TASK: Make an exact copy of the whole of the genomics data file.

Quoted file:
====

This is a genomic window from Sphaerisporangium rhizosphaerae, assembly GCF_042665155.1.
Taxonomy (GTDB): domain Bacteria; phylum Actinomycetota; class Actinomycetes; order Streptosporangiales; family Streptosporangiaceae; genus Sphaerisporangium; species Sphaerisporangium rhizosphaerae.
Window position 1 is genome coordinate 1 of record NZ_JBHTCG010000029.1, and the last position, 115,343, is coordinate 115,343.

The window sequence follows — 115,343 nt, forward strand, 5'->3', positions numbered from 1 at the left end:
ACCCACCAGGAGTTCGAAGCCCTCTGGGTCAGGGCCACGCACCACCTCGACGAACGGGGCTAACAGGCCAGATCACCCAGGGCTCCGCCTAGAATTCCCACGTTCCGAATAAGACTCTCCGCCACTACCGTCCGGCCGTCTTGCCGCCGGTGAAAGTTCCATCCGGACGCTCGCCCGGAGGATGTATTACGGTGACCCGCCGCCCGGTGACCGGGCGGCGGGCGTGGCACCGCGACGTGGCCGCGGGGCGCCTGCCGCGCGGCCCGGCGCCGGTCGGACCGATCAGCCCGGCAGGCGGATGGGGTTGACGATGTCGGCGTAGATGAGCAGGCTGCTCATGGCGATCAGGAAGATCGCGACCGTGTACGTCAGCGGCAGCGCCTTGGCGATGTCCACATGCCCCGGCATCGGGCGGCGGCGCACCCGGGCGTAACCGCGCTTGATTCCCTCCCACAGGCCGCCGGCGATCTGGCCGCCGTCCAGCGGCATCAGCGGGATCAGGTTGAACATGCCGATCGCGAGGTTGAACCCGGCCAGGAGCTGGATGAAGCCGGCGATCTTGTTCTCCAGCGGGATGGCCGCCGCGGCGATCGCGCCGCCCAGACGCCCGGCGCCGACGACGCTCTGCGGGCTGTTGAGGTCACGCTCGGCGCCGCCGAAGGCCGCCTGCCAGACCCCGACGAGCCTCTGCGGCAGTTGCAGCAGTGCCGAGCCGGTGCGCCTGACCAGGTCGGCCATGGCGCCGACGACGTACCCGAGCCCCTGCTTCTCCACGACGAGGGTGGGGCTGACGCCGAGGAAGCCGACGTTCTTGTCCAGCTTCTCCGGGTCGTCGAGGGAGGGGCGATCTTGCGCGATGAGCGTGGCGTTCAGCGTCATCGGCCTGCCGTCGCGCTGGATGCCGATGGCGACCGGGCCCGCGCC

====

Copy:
This is a genomic window from Sphaerisporangium rhizosphaerae, assembly GCF_042665155.1.
Taxonomy (GTDB): domain Bacteria; phylum Actinomycetota; class Actinomycetes; order Streptosporangiales; family Streptosporangiaceae; genus Sphaerisporangium; species Sphaerisporangium rhizosphaerae.
Window position 1 is genome coordinate 1 of record NZ_JBHTCG010000029.1, and the last position, 115,343, is coordinate 115,343.

The window sequence follows — 115,343 nt, forward strand, 5'->3', positions numbered from 1 at the left end:
ACCCACCAGGAGTTCGAAGCCCTCTGGGTCAGGGCCACGCACCACCTCGACGAACGGGGCTAACAGGCCAGATCACCCAGGGCTCCGCCTAGAATTCCCACGTTCCGAATAAGACTCTCCGCCACTACCGTCCGGCCGTCTTGCCGCCGGTGAAAGTTCCATCCGGACGCTCGCCCGGAGGATGTATTACGGTGACCCGCCGCCCGGTGACCGGGCGGCGGGCGTGGCACCGCGACGTGGCCGCGGGGCGCCTGCCGCGCGGCCCGGCGCCGGTCGGACCGATCAGCCCGGCAGGCGGATGGGGTTGACGATGTCGGCGTAGATGAGCAGGCTGCTCATGGCGATCAGGAAGATCGCGACCGTGTACGTCAGCGGCAGCGCCTTGGCGATGTCCACATGCCCCGGCATCGGGCGGCGGCGCACCCGGGCGTAACCGCGCTTGATTCCCTCCCACAGGCCGCCGGCGATCTGGCCGCCGTCCAGCGGCATCAGCGGGATCAGGTTGAACATGCCGATCGCGAGGTTGAACCCGGCCAGGAGCTGGATGAAGCCGGCGATCTTGTTCTCCAGCGGGATGGCCGCCGCGGCGATCGCGCCGCCCAGACGCCCGGCGCCGACGACGCTCTGCGGGCTGTTGAGGTCACGCTCGGCGCCGCCGAAGGCCGCCTGCCAGACCCCGACGAGCCTCTGCGGCAGTTGCAGCAGTGCCGAGCCGGTGCGCCTGACCAGGTCGGCCATGGCGCCGACGACGTACCCGAGCCCCTGCTTCTCCACGACGAGGGTGGGGCTGACGCCGAGGAAGCCGACGTTCTTGTCCAGCTTCTCCGGGTCGTCGAGGGAGGGGCGATCTTGCGCGATGAGCGTGGCGTTCAGCGTCATCGGCCTGCCGTCGCGCTGGATGCCGATGGCGACCGGGCCCGCGCC